View David Nour's profile on LinkedIn

Having used a number of social networking technologies over the past several years, I continue to be mesmerized by the sheer lack of professional etiquette when it comes to utilizing these tools and sites.

By far, the most prevalent one is LinkedIn and a great deal of market buzz surrounding this platform has reinvigorated the following top 10 etiquette requests of everyone who sees a direct and relevant benefit to achieving their personal and professional objectives from this environment.

The Top 10 LinkedIn Etiquette Requests:

  1. I don’t know you. We just met. What makes you think I know you well enough (or know anything about you, for that matter) to expose or recommend you to my portfolio of relationships, which I have worked a lifetime to build? Please – don’t send invites to people you don’t know or have anything in common with other than what you perceive is in it for you.
  2. Please don’t bluff. This is not the place to pretend we have a mutual friend or that so-and-so referred you to me because the fastest way to dilute if not completely lose your credibility is for me to pick up the phone, call the referring party, and have them say that they have no idea who you are. If you name drop, make sure it’s a legitimate one.
  3. Find a way to become interesting. LinkedIn provides a number of generic requests for connections, forwards, and recommendations. If you want to elevate yourself above the noise, let that really interesting person within you out! Most people choose whether or not to open your e-mail based on the subject line, so you should come up with something more clever than simply, “Let’s connect.” Make the subject line engaging. Give me a reason to not only open it, but act upon it! Similarly, make the content of the request relevant, poignant, and actionable. And lastly, don’t add to my plate by asking me to make up how I should introduce you to my contacts. Instead, arm me with the ammunition I need to help put your best foot forward.
  4. Contextually relevant. What I did for a living 20 years ago has little to no bearing on what I do for a living now. Don’t send me a request for something that has no bearing on what’s of interest or value to me. It’s amazing how many people simply forget that – although powerful, practical and useful – tools like LinkedIn are just that – a tool.
  5. Me and 10,000 other people. Although one of LinkedIn’s core strengths is to reconnect past colleagues, colleague is the operative word here. When I was with SGI (Silicon Graphics) in the mid-1990s, SGI had 10,000 employees. Just because we worked for the same company in the same decade, you are making a huge assumption that we were colleagues or that I know someone who used to work at the same company at the same time. Remember: relationships are between individuals.
  6. Guilty by association. I am amazed to read recommendations for individuals who apparently everyone else in the world (other than the recommender) thinks is an absolute incompetent buffoon. Do not recommend people based on a popularity contest or out of guilt because they did the same for you because whether you like it or not, your connection to them and association through LinkedIn recommendations aligns your credibility with theirs.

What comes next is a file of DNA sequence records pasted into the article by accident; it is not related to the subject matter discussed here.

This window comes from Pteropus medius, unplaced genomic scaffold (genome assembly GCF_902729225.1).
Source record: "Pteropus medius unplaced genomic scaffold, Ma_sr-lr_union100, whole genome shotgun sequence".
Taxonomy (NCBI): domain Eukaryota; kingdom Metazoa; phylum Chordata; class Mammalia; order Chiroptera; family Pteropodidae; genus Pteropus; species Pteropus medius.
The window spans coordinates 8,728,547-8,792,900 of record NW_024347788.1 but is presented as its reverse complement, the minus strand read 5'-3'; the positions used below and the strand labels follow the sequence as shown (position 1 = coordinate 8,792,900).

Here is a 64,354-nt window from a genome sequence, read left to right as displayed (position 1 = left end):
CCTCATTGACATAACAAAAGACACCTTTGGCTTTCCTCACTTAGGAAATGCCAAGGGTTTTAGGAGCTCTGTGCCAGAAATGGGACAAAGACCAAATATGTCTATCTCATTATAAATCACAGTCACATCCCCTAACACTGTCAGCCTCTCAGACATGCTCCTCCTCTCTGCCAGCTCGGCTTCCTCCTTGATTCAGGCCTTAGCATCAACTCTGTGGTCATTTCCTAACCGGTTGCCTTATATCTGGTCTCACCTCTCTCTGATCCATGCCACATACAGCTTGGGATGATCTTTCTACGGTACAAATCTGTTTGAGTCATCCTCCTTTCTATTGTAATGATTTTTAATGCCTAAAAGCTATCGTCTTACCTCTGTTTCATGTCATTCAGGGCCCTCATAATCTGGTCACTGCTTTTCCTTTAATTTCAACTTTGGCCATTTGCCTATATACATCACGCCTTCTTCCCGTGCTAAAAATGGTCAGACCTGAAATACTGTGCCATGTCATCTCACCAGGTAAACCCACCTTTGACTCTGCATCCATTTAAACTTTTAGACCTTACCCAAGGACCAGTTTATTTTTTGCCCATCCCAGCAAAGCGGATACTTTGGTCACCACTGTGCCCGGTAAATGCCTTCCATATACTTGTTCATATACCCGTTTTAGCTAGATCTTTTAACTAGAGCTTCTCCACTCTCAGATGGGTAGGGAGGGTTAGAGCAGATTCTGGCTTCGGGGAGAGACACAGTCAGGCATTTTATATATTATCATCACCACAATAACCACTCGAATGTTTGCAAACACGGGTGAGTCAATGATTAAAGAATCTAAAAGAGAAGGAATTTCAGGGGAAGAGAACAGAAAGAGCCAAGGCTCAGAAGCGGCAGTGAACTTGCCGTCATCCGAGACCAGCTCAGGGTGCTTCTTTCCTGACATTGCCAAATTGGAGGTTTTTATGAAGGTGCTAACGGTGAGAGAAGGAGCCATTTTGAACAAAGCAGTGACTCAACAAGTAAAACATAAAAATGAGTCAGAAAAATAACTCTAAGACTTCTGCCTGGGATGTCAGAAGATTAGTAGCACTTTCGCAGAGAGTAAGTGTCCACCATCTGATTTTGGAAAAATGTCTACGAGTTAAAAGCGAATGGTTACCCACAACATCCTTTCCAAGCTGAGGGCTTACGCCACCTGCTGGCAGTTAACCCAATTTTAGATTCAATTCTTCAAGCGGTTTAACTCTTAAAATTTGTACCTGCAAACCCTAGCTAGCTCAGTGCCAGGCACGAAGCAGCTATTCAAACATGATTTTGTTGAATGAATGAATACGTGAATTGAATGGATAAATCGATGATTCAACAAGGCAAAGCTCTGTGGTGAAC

7. Trust continuum. Draw a line with a ticker on each end and one in the middle. This represents what we call the trust continuum. The center is neutral. To the left is –1. To the right, +1. Most people start out in the center. I don’t know you, so you have two opportunities. You can either choose to enhance your position with a consistent level of predictability and move to the right, or you can choose to dilute your credibility – my faith in your word and deeds – and move yourself to the left. If others won’t say it, let me: I seldom invest time and effort in those hanging out on the left.
  8. Abuse the connection and you’ll be removed. Nobody likes to get egg on their face. If I connect with you online and the very next day you send me five requests to recommend you without us ever having worked together, or even worse, you suddenly barrage me with requests from others, you have clearly abused our connection. Some people I connect with based on the nature of their work, intellectually stimulating conversations we’ve had, or the perception of greater mutual opportunities ahead. Make me regret this and you are three clicks away from being completely removed from my LinkedIn network.
  9. So what? In this day and age, companies use titles like you and I change underclothes. You are an assistant senior vice president of global pencil pushing at Company XYZ. So what? A) I have never heard of that company and have no idea what they do. B) What was your realm of responsibilities? What results did you deliver? What impact did you have on the viability and growth of the organization? Profiles with little to no content under a title are the digital version of an empty suit.
  10. Use good judgment. The good Lord gave us all discretion. I am amazed at how few people actually use it. LinkedIn is a social networking tool for business professionals. It is not , eHarmony, or Facebook for college dropouts. Use spell check. Use correct grammar. This is a forum for business professionals – keep requests on the business side. Make sure your comments and recommendations are professional, polished and exemplary of your style, thought process, and how you want to be perceived. Lastly, remember to include a current photo! Your college yearbook picture from 1982 is not the best way to get your professional image across.

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